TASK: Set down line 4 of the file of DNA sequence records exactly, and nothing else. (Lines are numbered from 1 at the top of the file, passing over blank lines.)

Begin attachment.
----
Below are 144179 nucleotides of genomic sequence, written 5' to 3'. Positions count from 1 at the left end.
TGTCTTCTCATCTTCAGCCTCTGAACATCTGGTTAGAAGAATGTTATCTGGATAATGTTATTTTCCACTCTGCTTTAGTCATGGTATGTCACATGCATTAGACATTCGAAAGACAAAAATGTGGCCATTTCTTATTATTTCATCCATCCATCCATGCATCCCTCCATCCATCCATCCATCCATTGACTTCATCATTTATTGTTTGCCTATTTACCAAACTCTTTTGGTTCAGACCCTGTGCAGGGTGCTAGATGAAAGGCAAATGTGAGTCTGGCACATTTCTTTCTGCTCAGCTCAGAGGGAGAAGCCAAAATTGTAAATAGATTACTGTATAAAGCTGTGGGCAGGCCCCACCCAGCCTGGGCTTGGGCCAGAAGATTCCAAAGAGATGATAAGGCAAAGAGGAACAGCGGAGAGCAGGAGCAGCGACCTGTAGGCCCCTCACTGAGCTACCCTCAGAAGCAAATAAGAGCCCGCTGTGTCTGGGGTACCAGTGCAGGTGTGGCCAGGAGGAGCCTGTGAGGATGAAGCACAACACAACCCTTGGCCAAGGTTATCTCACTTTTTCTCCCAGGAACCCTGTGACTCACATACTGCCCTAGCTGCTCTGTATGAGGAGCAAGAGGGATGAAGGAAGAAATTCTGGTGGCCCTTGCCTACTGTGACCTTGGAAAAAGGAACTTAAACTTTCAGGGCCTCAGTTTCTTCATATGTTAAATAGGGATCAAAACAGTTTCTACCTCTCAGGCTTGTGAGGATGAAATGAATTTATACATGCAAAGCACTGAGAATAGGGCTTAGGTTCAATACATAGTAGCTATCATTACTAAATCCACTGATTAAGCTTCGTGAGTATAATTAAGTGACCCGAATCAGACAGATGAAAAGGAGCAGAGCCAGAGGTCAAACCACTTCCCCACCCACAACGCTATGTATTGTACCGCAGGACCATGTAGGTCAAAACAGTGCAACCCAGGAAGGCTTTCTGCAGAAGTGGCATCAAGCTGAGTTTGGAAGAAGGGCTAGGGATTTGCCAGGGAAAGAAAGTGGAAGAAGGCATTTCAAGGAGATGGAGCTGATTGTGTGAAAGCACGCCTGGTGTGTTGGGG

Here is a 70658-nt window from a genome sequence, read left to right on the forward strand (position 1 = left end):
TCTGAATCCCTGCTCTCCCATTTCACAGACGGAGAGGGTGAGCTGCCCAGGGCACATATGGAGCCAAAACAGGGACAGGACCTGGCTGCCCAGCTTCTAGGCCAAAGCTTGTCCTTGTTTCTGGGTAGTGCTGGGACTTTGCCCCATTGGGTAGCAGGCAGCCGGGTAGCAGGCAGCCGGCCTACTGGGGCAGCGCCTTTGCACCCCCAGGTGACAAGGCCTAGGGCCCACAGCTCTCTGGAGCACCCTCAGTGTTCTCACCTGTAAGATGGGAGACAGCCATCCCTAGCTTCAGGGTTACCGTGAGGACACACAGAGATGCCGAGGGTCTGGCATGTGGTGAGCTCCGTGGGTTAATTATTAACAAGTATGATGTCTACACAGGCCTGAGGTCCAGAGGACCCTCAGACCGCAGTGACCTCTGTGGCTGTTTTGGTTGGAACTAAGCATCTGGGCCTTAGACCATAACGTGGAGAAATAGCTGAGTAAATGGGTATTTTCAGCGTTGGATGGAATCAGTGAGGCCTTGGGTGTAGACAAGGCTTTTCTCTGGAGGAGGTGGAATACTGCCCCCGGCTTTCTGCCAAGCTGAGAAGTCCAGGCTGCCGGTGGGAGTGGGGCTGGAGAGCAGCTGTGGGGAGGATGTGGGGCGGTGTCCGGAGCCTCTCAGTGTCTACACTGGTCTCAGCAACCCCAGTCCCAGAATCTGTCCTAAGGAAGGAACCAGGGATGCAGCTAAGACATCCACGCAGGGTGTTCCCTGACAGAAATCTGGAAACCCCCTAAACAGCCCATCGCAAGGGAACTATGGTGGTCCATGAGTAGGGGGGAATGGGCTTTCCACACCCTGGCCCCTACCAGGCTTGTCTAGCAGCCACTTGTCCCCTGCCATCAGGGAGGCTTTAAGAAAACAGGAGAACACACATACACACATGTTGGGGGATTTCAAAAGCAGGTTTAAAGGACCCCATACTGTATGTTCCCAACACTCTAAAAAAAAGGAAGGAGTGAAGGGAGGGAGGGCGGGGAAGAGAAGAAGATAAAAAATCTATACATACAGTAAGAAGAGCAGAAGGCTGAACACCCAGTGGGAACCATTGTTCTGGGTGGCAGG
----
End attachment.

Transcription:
TCTGAATCCCTGCTCTCCCATTTCACAGACGGAGAGGGTGAGCTGCCCAGGGCACATATGGAGCCAAAACAGGGACAGGACCTGGCTGCCCAGCTTCTAGGCCAAAGCTTGTCCTTGTTTCTGGGTAGTGCTGGGACTTTGCCCCATTGGGTAGCAGGCAGCCGGGTAGCAGGCAGCCGGCCTACTGGGGCAGCGCCTTTGCACCCCCAGGTGACAAGGCCTAGGGCCCACAGCTCTCTGGAGCACCCTCAGTGTTCTCACCTGTAAGATGGGAGACAGCCATCCCTAGCTTCAGGGTTACCGTGAGGACACACAGAGATGCCGAGGGTCTGGCATGTGGTGAGCTCCGTGGGTTAATTATTAACAAGTATGATGTCTACACAGGCCTGAGGTCCAGAGGACCCTCAGACCGCAGTGACCTCTGTGGCTGTTTTGGTTGGAACTAAGCATCTGGGCCTTAGACCATAACGTGGAGAAATAGCTGAGTAAATGGGTATTTTCAGCGTTGGATGGAATCAGTGAGGCCTTGGGTGTAGACAAGGCTTTTCTCTGGAGGAGGTGGAATACTGCCCCCGGCTTTCTGCCAAGCTGAGAAGTCCAGGCTGCCGGTGGGAGTGGGGCTGGAGAGCAGCTGTGGGGAGGATGTGGGGCGGTGTCCGGAGCCTCTCAGTGTCTACACTGGTCTCAGCAACCCCAGTCCCAGAATCTGTCCTAAGGAAGGAACCAGGGATGCAGCTAAGACATCCACGCAGGGTGTTCCCTGACAGAAATCTGGAAACCCCCTAAACAGCCCATCGCAAGGGAACTATGGTGGTCCATGAGTAGGGGGGAATGGGCTTTCCACACCCTGGCCCCTACCAGGCTTGTCTAGCAGCCACTTGTCCCCTGCCATCAGGGAGGCTTTAAGAAAACAGGAGAACACACATACACACATGTTGGGGGATTTCAAAAGCAGGTTTAAAGGACCCCATACTGTATGTTCCCAACACTCTAAAAAAAAGGAAGGAGTGAAGGGAGGGAGGGCGGGGAAGAGAAGAAGATAAAAAATCTATACATACAGTAAGAAGAGCAGAAGGCTGAACACCCAGTGGGAACCATTGTTCTGGGTGGCAGG